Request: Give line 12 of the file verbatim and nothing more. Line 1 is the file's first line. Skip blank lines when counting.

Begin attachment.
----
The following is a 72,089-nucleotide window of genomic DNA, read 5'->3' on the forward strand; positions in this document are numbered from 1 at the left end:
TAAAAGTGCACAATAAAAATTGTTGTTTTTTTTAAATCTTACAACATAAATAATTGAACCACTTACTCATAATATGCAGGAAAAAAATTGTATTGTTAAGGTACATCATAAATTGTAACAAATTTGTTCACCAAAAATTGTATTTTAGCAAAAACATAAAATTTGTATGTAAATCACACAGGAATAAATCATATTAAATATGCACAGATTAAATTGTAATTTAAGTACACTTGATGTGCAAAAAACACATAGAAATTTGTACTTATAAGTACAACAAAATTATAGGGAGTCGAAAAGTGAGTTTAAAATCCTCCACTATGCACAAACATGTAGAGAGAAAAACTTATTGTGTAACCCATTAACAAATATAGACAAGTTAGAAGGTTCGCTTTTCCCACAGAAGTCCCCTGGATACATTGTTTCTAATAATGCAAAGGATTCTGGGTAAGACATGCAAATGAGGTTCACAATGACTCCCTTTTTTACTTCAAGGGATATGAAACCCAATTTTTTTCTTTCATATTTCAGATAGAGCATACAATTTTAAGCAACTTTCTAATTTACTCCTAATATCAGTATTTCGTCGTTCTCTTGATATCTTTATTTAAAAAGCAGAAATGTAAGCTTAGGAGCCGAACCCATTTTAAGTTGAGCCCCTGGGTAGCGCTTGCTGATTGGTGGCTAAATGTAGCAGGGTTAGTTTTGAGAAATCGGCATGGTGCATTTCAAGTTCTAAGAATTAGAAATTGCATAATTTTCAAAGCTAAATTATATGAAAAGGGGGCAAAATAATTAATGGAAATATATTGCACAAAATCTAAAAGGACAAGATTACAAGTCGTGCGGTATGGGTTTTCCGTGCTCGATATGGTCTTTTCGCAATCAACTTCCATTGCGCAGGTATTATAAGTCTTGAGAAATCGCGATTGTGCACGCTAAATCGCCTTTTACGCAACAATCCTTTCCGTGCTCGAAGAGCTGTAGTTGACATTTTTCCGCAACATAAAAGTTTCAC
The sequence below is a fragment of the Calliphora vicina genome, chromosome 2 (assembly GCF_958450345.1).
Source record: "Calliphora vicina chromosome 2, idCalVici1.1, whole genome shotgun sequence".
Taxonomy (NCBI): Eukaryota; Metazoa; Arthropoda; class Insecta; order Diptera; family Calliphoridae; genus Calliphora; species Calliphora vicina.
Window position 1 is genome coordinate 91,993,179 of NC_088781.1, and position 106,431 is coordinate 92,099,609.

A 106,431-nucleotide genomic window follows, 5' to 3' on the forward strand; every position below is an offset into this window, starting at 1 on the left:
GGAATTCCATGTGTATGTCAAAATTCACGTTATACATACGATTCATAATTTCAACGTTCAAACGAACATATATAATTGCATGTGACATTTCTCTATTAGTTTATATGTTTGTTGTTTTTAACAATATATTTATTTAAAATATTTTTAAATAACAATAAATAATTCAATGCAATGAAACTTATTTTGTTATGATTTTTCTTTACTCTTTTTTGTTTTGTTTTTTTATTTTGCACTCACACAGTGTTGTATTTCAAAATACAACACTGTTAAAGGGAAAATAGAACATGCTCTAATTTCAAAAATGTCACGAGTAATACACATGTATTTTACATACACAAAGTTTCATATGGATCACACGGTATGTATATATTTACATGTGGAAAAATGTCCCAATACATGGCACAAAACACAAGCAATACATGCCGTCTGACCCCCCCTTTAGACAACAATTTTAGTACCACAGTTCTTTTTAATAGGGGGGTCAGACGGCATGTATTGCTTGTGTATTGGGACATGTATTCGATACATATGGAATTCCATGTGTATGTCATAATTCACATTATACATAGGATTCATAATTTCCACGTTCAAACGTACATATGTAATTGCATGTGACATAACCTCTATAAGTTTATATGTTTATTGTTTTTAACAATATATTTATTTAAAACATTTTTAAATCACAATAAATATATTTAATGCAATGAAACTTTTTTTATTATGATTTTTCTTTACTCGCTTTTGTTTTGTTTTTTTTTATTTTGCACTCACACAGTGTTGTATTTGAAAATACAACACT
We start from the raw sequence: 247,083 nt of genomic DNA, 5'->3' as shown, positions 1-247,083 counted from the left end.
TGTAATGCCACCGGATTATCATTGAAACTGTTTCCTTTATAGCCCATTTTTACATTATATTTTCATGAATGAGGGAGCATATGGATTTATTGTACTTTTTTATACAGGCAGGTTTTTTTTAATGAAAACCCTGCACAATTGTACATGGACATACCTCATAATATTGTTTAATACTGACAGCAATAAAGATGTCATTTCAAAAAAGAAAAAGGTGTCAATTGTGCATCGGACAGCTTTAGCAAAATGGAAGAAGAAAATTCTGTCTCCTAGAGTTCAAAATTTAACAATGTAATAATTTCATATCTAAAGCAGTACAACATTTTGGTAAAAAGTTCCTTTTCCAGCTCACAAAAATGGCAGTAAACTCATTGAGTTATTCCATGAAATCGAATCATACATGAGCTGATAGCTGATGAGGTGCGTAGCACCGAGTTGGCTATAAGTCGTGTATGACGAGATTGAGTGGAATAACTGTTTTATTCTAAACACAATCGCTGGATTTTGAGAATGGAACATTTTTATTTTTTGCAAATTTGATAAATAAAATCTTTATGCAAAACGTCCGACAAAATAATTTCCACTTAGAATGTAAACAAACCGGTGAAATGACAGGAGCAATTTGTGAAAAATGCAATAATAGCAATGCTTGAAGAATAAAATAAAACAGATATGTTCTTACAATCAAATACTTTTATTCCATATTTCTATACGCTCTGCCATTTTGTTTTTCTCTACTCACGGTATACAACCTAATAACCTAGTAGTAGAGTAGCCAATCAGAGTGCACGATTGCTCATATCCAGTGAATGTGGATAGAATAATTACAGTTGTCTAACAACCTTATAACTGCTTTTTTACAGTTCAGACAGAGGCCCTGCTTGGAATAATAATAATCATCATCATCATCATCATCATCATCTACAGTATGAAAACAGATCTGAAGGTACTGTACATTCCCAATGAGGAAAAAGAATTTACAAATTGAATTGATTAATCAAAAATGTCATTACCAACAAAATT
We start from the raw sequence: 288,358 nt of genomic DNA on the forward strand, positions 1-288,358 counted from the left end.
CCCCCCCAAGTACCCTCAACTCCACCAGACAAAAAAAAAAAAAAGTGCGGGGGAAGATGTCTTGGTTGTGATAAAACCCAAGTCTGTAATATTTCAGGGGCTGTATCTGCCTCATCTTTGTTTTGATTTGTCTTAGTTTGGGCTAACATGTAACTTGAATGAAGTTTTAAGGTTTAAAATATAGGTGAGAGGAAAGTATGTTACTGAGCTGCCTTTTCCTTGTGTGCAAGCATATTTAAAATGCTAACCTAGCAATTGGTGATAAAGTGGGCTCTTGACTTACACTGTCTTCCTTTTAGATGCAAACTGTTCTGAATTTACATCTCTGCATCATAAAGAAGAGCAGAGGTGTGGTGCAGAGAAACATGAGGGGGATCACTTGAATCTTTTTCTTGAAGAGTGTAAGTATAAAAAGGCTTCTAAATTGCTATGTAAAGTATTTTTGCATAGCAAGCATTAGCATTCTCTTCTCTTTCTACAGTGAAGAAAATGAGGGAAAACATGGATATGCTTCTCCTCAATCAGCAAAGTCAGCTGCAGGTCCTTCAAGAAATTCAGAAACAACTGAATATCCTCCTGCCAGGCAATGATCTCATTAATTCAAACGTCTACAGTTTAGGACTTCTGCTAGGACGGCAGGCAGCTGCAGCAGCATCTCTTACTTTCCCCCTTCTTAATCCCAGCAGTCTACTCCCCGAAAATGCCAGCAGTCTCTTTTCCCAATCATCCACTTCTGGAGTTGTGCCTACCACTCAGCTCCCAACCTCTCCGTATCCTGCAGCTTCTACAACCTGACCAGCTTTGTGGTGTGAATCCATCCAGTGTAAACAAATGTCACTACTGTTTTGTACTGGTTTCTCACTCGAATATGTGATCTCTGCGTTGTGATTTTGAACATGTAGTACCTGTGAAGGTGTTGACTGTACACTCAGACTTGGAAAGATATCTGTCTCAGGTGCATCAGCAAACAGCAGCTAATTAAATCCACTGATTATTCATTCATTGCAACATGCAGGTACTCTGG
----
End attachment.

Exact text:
CCCCCCCAAGTACCCTCAACTCCACCAGACAAAAAAAAAAAAAAGTGCGGGGGAAGATGTCTTGGTTGTGATAAAACCCAAGTCTGTAATATTTCAGGGGCTGTATCTGCCTCATCTTTGTTTTGATTTGTCTTAGTTTGGGCTAACATGTAACTTGAATGAAGTTTTAAGGTTTAAAATATAGGTGAGAGGAAAGTATGTTACTGAGCTGCCTTTTCCTTGTGTGCAAGCATATTTAAAATGCTAACCTAGCAATTGGTGATAAAGTGGGCTCTTGACTTACACTGTCTTCCTTTTAGATGCAAACTGTTCTGAATTTACATCTCTGCATCATAAAGAAGAGCAGAGGTGTGGTGCAGAGAAACATGAGGGGGATCACTTGAATCTTTTTCTTGAAGAGTGTAAGTATAAAAAGGCTTCTAAATTGCTATGTAAAGTATTTTTGCATAGCAAGCATTAGCATTCTCTTCTCTTTCTACAGTGAAGAAAATGAGGGAAAACATGGATATGCTTCTCCTCAATCAGCAAAGTCAGCTGCAGGTCCTTCAAGAAATTCAGAAACAACTGAATATCCTCCTGCCAGGCAATGATCTCATTAATTCAAACGTCTACAGTTTAGGACTTCTGCTAGGACGGCAGGCAGCTGCAGCAGCATCTCTTACTTTCCCCCTTCTTAATCCCAGCAGTCTACTCCCCGAAAATGCCAGCAGTCTCTTTTCCCAATCATCCACTTCTGGAGTTGTGCCTACCACTCAGCTCCCAACCTCTCCGTATCCTGCAGCTTCTACAACCTGACCAGCTTTGTGGTGTGAATCCATCCAGTGTAAACAAATGTCACTACTGTTTTGTACTGGTTTCTCACTCGAATATGTGATCTCTGCGTTGTGATTTTGAACATGTAGTACCTGTGAAGGTGTTGACTGTACACTCAGACTTGGAAAGATATCTGTCTCAGGTGCATCAGCAAACAGCAGCTAATTAAATCCACTGATTATTCATTCATTGCAACATGCAGGTACTCTGG